Throwback Thursday: Home Run Heartache

Throwback Thursday’s are dedicated to sharing posts I wrote before Girl At The Game. This, taken from my old lifestyle site, Love & Water, was the first piece I ever wrote about baseball.

September 13, 2015:

Last night, with one swing, David Ortiz joined a sacred club.  He became the 27th player in Major League Baseball history to hit 500 home runs.  And he’s still going.

Rare is it nowadays that you see a player who truly loves the game, his team, and the city he represents.  In an age where most players readily switch for the highest bidder, and throw their money around, Papi has remained a loyal Bostonian for over ten years, even though many other teams would love to get him.  Unlike with many former Sox stars, I’ve never had to worry about saying goodbye to Ortiz; he always declares his love for the franchise and this city, and I believe him.  In 2013, when the Marathon bombers were terrorizing Boston, David Ortiz stood up and announced that this was ‘our f***ing city, and that no one would dictate our freedom.’  His powerful persona gave us all hope, and then only a few months later, with a miraculous season and his third World Series win, our city had something to celebrate.

When I saw Papi hit the #499 three-run homer in the 1st last night, I had a feeling that it was his night.  And for a moment, I was sad.  I hoped that he wouldn’t get his 500th on the road; just like finally winning a World Series at Fenway in 2013, it would have been all the more incredible here at home.  But even out of town, the entire city of Boston was there in spirit as he hit that magic number.  Boston fans transcend Fenway Park, transcend Boston.  We are with the Red Sox on the road and at home, in the terrible seasons and the amazing ones; we are married to our team, and it’s the kind of kooky marriage that is going to last.

I’ve written before about how Fenway Park makes me feel.  How the Red Sox make me feel.  It is a mixture of magic and nostalgia that is unlike any other.  It’s like pulling out my old Little Mermaid VHS tape and watching it at my Cape house, the only place where we still have a VHS player, as if I’m still a little girl, and my life can be anything I want it to be.  In their best moments, the Red Sox make you feel like anything is possible.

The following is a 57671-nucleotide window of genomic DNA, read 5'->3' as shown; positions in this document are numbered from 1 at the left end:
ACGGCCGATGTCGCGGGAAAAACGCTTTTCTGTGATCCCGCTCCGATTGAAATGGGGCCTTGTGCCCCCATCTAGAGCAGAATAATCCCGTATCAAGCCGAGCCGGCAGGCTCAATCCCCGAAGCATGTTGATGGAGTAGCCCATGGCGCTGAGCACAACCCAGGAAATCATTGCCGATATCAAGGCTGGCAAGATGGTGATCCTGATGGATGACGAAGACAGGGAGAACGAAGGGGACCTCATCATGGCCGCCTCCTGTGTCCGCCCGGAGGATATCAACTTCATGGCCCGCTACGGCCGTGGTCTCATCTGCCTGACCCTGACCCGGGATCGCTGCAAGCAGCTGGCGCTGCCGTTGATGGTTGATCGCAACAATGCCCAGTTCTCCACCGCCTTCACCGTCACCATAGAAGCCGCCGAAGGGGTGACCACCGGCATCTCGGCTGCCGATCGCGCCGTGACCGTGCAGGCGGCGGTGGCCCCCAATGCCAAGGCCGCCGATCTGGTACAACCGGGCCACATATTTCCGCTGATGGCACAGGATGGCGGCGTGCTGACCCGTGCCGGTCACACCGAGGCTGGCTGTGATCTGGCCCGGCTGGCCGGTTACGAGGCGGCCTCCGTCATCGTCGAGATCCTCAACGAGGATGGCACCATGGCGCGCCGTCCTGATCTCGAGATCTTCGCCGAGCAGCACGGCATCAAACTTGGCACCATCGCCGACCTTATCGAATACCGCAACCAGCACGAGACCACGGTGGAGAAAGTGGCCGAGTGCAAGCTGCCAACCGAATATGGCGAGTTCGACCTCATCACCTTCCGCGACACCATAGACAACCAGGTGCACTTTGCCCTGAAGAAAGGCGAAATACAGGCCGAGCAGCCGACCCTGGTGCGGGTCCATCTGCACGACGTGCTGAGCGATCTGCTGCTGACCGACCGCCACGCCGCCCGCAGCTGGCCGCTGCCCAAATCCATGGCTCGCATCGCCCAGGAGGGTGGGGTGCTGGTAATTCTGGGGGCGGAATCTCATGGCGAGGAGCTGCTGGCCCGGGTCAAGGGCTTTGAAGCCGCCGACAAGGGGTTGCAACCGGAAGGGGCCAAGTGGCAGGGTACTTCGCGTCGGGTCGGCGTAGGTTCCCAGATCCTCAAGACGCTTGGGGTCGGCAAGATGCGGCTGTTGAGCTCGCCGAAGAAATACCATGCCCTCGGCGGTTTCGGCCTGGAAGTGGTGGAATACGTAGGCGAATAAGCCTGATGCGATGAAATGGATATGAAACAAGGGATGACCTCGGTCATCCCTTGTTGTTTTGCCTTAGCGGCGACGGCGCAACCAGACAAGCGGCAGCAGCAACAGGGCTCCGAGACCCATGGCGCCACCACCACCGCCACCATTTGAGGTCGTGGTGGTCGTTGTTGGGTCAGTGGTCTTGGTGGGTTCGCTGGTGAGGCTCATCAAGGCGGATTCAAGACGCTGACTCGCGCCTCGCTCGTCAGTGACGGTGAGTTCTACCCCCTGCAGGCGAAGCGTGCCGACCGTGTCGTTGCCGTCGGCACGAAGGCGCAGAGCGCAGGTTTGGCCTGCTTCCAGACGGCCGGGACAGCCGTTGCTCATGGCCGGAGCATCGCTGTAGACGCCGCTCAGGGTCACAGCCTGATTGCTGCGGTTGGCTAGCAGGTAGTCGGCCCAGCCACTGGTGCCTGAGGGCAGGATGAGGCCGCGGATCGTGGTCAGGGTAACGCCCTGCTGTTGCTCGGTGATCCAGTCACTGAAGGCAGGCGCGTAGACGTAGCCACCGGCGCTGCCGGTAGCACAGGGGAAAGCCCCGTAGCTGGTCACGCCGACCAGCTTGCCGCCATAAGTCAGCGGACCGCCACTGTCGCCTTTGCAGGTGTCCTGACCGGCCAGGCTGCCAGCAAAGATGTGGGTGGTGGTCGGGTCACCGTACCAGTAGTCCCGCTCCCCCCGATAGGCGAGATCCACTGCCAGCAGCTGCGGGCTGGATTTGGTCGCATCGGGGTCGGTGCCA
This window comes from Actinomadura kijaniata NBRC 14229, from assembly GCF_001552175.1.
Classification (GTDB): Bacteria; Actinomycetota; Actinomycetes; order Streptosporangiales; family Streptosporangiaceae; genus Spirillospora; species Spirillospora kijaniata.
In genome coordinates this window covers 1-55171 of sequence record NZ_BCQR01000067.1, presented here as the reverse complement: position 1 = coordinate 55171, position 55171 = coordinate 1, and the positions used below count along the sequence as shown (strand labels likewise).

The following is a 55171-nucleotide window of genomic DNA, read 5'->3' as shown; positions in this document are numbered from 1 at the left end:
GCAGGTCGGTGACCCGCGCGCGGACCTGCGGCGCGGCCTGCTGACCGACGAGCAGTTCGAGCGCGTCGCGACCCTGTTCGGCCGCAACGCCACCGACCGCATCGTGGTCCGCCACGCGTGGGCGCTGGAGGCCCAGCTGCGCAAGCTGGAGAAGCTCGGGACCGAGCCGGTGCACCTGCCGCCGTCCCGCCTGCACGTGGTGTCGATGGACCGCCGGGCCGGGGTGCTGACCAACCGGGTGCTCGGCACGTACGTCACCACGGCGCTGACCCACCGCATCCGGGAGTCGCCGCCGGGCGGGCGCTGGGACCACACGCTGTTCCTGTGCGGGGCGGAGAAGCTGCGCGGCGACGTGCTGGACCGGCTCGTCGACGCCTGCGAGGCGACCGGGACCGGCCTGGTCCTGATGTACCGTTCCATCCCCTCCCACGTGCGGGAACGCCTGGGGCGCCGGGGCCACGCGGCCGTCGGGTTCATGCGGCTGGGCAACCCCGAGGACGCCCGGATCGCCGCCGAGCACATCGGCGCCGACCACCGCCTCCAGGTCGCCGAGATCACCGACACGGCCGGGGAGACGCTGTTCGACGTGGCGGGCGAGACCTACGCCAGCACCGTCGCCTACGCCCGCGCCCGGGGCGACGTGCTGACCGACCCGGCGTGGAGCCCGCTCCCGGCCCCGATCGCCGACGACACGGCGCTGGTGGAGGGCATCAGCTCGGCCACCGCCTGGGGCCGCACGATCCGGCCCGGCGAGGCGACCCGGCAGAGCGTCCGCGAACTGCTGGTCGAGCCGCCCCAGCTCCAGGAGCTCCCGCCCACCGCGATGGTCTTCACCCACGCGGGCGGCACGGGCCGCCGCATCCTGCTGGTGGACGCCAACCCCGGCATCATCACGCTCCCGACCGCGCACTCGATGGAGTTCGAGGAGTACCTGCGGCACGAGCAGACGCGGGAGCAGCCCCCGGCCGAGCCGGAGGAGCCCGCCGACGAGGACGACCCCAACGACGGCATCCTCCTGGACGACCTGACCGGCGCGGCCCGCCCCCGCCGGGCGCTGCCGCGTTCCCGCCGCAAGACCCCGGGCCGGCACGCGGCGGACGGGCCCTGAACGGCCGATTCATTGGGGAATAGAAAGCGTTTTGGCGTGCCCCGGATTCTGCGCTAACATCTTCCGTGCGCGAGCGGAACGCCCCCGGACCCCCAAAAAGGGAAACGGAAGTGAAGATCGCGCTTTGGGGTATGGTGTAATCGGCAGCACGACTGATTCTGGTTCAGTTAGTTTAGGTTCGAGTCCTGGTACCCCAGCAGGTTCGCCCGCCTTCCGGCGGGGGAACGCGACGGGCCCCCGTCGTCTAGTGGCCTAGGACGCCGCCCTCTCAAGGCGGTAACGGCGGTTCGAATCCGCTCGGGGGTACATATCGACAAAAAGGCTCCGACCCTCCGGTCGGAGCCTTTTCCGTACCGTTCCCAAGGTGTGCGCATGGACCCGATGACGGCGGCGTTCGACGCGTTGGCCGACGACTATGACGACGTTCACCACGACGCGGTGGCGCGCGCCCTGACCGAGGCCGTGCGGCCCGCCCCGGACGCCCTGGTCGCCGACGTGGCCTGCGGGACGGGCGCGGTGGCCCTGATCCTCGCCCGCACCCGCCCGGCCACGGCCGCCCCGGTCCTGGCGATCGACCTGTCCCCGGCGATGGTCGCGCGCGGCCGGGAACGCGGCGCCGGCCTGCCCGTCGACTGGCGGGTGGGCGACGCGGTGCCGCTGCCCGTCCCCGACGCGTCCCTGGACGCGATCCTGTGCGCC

Papi hitting his 500th is a magnificent milestone, but it is also the beginning of an end that I’ve been dreading.  I’ve watched as the players I grew up cheering for got traded or retired, and my childhood has ended along with those team rosters.  David Ortiz is the only Red Sox player still playing from our 2004 “Band of Idiots” that reversed the curse.  He turns 40 this fall, and even though he’s still an incredible force, I know that he can’t last forever.  His former teammates have moved on, and eventually, he will too.

If you are a lover of baseball, especially a Red Sox fan, you know how I’m feeling right now.  The bittersweet victory that you know comes before a horrible goodbye.  The feeling that something magical has just happened, but with the unknown looming in the near future.  I am an emotional person, so most things make me cry.  The idea of a Red Sox roster without David Ortiz and his big smile and endearing personality, is almost too much to bear.  He is our hitter, our unofficial captain, our city mascot, and our icon.

In one of my favorite movies, Fever Pitch, Jimmy Fallon’s character’s friend gently asks him, “You love the Red Sox, but have the Red Sox ever loved you back?”  Many players haven’t.  They’ve loved their paychecks, they’ve loved their stardom.  But with David Ortiz, there is no question that he loves us back.  And we are so grateful for him.

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